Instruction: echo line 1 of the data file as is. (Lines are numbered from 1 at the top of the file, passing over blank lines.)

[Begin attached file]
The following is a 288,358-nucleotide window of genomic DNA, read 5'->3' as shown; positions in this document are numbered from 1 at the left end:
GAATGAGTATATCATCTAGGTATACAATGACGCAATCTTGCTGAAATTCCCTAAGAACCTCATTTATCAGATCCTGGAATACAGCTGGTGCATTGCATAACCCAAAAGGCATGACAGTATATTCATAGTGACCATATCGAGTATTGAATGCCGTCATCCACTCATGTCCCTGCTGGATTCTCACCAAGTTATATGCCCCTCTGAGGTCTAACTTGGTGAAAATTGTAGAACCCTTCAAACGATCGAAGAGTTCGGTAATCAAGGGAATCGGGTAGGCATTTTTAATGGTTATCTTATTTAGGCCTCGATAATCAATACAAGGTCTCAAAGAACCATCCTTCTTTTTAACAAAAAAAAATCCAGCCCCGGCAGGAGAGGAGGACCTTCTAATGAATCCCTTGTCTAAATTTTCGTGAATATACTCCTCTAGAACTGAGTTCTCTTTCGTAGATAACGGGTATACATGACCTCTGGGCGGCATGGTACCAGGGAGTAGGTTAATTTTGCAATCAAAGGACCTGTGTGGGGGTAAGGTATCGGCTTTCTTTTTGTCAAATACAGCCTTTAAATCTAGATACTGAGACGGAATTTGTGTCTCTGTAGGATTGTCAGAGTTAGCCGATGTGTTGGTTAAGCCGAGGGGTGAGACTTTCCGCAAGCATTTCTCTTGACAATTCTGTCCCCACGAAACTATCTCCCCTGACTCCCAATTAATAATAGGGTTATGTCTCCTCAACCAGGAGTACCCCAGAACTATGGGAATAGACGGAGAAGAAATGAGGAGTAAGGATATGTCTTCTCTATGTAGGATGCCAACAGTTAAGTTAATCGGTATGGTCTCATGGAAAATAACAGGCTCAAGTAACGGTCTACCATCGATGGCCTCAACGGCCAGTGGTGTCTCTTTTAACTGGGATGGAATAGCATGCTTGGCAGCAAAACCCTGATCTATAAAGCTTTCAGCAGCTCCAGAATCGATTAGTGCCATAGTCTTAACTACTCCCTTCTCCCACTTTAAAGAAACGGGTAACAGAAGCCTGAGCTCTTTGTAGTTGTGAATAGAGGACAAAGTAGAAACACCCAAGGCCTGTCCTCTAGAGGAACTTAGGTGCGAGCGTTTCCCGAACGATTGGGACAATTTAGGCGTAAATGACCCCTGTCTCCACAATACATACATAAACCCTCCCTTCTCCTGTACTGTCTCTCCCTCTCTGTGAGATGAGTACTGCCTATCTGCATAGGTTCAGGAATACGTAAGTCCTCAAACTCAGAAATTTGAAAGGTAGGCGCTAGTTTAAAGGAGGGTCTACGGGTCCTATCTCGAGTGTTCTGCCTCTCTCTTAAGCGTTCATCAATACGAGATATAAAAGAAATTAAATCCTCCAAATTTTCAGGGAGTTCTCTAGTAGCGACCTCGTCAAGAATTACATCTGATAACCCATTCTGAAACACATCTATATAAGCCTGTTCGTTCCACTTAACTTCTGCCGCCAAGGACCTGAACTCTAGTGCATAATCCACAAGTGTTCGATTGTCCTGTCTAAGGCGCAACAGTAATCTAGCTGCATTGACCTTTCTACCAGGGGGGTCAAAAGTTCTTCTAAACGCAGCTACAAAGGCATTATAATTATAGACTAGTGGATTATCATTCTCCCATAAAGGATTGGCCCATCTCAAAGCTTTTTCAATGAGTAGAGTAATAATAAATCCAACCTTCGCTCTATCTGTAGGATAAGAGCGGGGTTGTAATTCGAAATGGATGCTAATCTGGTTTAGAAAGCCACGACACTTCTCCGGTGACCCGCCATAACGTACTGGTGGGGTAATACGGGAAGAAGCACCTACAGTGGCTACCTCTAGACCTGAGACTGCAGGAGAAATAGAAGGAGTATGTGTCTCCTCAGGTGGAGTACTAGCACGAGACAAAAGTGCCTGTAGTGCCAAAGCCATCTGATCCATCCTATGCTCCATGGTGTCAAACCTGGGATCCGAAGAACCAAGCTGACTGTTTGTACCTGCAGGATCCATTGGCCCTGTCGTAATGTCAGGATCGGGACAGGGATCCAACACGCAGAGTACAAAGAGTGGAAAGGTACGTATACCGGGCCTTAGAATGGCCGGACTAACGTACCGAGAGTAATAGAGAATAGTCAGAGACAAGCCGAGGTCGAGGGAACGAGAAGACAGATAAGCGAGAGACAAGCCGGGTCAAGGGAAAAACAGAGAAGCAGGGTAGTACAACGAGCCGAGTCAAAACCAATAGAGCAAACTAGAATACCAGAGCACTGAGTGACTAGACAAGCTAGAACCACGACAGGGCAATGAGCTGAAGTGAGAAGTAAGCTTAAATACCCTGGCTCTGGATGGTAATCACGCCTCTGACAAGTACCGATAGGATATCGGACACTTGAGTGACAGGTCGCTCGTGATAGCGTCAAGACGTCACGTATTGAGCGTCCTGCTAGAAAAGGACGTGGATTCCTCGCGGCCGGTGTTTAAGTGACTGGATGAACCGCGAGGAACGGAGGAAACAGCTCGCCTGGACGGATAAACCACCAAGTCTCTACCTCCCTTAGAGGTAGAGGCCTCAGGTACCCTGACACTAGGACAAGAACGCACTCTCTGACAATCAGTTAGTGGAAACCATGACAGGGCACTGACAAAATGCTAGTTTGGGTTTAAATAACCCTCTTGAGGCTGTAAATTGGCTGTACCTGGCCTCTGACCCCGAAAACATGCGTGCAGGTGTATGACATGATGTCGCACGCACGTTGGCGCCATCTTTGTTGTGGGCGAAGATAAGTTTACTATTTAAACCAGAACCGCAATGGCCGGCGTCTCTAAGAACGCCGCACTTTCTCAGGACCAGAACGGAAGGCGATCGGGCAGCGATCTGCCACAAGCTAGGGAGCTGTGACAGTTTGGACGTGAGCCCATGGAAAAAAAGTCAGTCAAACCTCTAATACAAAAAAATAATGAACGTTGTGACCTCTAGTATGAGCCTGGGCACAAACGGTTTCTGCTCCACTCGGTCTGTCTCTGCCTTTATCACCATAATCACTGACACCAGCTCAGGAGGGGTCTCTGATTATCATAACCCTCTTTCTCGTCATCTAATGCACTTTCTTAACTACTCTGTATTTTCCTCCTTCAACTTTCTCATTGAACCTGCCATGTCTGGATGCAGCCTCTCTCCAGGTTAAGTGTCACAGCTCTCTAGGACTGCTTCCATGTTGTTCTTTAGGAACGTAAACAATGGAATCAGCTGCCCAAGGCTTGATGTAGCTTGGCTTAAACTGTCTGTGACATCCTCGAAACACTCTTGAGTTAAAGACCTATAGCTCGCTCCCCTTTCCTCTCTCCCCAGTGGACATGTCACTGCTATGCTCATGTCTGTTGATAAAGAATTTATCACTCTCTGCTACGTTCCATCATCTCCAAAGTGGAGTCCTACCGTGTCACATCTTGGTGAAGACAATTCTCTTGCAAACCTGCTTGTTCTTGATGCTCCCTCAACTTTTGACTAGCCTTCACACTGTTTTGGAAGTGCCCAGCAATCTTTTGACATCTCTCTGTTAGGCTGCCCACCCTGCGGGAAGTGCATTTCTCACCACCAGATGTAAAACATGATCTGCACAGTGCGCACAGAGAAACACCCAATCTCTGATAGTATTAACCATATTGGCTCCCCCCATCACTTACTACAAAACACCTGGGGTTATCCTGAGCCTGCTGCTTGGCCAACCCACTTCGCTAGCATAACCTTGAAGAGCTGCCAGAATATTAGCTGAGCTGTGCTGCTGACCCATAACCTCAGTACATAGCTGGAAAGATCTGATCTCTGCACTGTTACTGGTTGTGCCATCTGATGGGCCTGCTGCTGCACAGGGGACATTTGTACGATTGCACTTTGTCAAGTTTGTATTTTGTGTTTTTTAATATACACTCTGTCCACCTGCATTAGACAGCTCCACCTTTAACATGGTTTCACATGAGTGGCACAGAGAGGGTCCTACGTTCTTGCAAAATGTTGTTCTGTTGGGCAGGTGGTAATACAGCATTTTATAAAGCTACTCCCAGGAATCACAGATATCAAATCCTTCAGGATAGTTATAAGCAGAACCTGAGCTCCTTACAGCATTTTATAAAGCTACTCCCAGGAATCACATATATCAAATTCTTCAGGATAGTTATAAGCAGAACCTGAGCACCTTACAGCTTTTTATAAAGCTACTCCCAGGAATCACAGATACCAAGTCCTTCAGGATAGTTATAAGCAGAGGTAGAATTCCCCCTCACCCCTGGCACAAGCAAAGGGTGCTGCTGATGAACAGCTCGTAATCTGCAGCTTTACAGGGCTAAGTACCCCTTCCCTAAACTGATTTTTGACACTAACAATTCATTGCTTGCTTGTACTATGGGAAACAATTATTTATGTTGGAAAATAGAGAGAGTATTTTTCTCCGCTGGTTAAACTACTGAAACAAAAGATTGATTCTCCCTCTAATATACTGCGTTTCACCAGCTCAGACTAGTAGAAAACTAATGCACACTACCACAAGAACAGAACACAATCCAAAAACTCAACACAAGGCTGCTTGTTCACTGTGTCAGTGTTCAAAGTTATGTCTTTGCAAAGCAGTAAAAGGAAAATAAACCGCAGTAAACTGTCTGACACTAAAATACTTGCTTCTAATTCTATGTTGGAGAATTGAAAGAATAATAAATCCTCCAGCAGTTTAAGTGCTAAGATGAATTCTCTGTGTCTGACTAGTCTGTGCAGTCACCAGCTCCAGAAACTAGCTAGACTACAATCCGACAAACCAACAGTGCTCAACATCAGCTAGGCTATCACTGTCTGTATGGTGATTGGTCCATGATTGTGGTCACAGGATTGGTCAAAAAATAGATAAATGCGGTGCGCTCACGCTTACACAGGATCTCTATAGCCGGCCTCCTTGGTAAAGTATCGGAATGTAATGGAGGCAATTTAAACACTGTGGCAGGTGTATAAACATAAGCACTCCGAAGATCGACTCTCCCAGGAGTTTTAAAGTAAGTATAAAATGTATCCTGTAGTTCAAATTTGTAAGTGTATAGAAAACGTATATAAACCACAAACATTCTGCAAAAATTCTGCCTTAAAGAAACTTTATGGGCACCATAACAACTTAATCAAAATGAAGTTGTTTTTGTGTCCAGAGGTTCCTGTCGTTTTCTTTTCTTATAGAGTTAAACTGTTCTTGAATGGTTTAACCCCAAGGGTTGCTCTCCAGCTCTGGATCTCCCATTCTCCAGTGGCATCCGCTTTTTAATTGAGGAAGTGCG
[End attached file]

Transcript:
The following is a 288,358-nucleotide window of genomic DNA, read 5'->3' as shown; positions in this document are numbered from 1 at the left end: